Book notes about “Amazon Redshift Database Developer Guide”

Although be already familiar with Cloud Computing for may years, I haven’t look inside many services provided by Amazon Web Service. Because my company (Alibaba) has it’s own cloud platform: Aliyun, so we are only allowed to use home-made cloud products, such as ECS(like EC2 in AWS), RDS(like RDS in AWS), ODPS(like EMR in AWS).

These days I have read some sections of “Amazon Redshift Database Developer Guide” on my Kindle at my commute time.

Amazon Redshift is built on PostgreSQL, which is not very popular in China but pretty famous in Japan and USA. The book said that primary key and foreign key are only used for informal and constrains are totally not supported. I guess Redshift do distributed the rows of every tables into different servers in the cluster therefore keeping constrains is almost impossible.

Columnar Storage is used in Redshift because it is a perfect solution for OLAP (OnLine Analytical Processing) in which situation users tends to retrieve or load tremendous of records. Column-oriented Storage is also suitable for compression and will conserve colossal disk space.

The interesting thing is the architecture of Amazon Redshift and Greenplum looks very similar: both distribute the rows, both use PostgreSQL as back-end engine. Greenplum has open-sourced recently, which make common users to build private OLAP platform much easier. This lead a new question for me: if users could build a private cloud on their bare-metal servers very easily (by the software of OpenStack, OpenShift, Mesos, Greenplum etc.), is it still necessary to build their services and store their data into public cloud? Or the only value of public cloud will be maintaining and managing large mount of bare-metal servers?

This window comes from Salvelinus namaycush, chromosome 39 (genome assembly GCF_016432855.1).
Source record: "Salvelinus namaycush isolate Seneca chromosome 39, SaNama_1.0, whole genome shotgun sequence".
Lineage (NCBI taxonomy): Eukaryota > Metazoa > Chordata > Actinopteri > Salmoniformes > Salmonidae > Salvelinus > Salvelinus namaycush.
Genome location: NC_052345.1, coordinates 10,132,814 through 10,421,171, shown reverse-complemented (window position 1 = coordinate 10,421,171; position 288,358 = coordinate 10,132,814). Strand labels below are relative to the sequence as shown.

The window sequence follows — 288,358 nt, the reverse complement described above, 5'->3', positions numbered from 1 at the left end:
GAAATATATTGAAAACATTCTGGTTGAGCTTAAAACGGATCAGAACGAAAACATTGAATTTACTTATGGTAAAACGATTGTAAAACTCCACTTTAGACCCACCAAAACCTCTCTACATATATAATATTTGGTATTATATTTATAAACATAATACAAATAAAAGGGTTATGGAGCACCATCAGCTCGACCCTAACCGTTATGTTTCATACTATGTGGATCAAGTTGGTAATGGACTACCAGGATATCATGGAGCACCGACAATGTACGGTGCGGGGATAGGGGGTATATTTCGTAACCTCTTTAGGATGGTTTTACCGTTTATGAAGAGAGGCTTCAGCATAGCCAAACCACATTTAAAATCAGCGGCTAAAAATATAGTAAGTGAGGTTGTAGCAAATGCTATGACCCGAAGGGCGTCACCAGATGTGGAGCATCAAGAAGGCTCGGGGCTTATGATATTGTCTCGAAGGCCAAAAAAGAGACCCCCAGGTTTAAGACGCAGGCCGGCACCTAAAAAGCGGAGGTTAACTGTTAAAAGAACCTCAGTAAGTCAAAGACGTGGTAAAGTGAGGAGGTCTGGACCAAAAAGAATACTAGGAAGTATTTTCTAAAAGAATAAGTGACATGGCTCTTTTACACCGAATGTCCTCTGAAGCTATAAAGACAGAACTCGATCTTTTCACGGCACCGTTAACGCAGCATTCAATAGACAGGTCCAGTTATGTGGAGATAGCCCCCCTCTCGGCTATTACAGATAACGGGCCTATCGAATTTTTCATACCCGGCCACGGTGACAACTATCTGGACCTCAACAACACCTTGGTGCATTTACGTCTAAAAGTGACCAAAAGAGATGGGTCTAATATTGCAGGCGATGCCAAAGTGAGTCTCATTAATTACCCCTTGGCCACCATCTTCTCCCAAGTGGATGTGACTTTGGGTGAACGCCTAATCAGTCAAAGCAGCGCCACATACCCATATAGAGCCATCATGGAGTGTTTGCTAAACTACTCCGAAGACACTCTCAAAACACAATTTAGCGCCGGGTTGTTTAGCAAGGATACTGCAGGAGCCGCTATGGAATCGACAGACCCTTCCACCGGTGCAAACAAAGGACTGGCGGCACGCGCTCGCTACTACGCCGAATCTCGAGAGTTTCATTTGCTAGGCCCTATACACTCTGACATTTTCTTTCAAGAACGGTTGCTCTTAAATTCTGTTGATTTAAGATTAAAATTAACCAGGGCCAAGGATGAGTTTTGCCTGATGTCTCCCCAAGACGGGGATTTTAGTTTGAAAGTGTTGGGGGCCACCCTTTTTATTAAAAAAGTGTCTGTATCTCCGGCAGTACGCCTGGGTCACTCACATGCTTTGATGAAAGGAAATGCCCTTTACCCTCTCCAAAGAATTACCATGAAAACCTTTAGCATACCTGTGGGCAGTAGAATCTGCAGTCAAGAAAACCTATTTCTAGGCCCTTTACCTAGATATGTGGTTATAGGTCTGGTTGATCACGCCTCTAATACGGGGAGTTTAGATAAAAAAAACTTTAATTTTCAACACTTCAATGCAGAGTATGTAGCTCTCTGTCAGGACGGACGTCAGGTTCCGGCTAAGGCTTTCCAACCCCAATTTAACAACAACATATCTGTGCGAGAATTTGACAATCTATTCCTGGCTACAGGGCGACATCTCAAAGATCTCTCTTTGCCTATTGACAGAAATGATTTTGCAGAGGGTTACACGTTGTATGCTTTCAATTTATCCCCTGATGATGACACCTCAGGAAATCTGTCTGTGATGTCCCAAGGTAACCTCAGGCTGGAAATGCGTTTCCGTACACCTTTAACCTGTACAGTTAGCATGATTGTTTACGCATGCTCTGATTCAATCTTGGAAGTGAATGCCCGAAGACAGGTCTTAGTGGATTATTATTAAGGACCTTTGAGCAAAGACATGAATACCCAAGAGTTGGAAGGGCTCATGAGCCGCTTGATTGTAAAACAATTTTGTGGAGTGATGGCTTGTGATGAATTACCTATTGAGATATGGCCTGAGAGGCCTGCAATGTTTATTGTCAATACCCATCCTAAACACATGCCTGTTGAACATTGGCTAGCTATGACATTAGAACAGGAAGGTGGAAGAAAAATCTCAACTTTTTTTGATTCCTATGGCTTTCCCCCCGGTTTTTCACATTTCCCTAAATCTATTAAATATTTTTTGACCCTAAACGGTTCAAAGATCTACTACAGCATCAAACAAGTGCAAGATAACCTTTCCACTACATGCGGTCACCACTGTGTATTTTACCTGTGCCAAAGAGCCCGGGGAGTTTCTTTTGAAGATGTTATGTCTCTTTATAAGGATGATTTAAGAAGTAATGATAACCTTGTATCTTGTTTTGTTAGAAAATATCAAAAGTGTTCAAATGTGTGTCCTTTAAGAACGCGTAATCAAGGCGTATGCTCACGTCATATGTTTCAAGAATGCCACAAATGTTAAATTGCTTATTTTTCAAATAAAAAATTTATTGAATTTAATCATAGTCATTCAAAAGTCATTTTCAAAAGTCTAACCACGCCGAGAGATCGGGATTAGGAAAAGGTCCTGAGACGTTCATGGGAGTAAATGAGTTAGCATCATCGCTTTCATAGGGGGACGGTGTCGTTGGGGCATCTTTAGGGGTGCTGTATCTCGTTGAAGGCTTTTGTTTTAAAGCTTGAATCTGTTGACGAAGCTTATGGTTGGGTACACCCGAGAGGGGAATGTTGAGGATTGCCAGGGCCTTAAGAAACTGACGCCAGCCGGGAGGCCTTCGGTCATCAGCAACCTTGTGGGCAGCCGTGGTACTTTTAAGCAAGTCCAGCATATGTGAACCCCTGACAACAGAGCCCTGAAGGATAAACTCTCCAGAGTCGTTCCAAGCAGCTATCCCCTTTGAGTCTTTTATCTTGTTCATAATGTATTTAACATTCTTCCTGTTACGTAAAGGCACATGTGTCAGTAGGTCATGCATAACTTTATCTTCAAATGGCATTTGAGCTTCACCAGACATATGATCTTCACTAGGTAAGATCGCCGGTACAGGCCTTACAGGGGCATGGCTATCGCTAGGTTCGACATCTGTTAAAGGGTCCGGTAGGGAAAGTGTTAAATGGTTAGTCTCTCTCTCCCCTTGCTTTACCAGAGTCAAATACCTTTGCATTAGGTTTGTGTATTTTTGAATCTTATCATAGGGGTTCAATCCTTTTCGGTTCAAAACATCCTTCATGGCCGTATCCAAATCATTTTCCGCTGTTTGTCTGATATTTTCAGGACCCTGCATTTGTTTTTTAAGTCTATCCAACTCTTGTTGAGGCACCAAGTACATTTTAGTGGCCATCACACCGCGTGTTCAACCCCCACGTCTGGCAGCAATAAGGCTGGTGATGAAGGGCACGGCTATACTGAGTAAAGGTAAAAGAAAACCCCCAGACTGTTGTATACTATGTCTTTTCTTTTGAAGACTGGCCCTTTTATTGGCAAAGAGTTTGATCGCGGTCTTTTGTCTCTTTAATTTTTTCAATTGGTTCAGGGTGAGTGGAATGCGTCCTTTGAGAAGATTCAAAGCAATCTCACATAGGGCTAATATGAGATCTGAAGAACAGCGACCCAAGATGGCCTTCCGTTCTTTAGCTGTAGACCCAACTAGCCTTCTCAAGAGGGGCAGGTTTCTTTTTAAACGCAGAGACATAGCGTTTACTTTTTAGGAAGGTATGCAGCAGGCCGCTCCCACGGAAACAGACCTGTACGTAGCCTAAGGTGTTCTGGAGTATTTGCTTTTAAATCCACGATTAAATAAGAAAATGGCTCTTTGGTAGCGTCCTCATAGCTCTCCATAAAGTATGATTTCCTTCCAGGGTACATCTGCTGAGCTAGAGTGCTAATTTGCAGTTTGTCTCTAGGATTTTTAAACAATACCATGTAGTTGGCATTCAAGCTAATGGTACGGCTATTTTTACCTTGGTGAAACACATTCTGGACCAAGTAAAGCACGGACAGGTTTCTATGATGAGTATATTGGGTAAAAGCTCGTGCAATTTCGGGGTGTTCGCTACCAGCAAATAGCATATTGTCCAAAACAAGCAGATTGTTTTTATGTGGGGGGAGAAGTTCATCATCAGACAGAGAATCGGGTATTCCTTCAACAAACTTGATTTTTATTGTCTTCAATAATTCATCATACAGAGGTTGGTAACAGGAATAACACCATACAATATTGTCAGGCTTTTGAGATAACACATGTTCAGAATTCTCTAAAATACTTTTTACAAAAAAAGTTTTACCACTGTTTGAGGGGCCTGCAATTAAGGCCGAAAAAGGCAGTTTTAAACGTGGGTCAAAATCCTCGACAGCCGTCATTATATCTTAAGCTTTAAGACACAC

Use type of “Any” carefully in Scala

Think about the code below:

I intent to see the compiler error for second ‘increment’ int the first place. But it don’t, the compiler report ok and the output of the program is:

The compiler recognize the three arguments “world”, “6”, “7” as a tuple of (“world”, 6, 7). So the correct type of arugment for function ‘increment’ should be ‘String’:

Usage limitations of HDFS’s C API

I have to change a program which is written by c language from writing local files to writing on HDFS. After learning the example of C API in libhdfs, I complete the modification of open()/write()/read() to hdfsOpenFile()/hdfsWriteFile()/hdfsReadFile() and so on. But when running the new program, many problems occured. The first is: after fork(), I can’t open files of HDFS anymore. And the problem looks very common in community and haven’t any solution yet.
So I have to try the hdfs-fuse tool. According to the steps of this article, I successfully build and run the hdfs-fuse:

But something weird happened:

After fsync(), the size of file “my.db” is still zero by “ls” command on mountpoint “/data”! It cause the program report error and can’t continue to process.
The reason is fuse-dfs haven’t implement fuse_fsync() interface. After adding the implementation of fuse_fsync() by hdfsHSync(), it works now. But the performance is too bad: about 10~20MB/s in network.
Consequently, I decided to use glusterfs instead of HDFS because it totally don’t need any modification for user program and support erasure-code since version 3.6 (this will dramatically reduce occupation of storage space).

Network problem of installing docker-engine on Centos-7

After installing docker-engine on Centos-7, it failed to start by

After I use

it shows:

To see more details, I use

There were much more informations now:

The ethernet interface of docker0 can not be assigned IPv4 addresse. It seems many people meet this problem after I searching the google, but none of the solutions works for me. Consequently, I find out this solution in my environment (totally remove the network bridge):

and my docker service startup now!

The key is: docker-engine will not assign IP to docker0 interface which is already exists.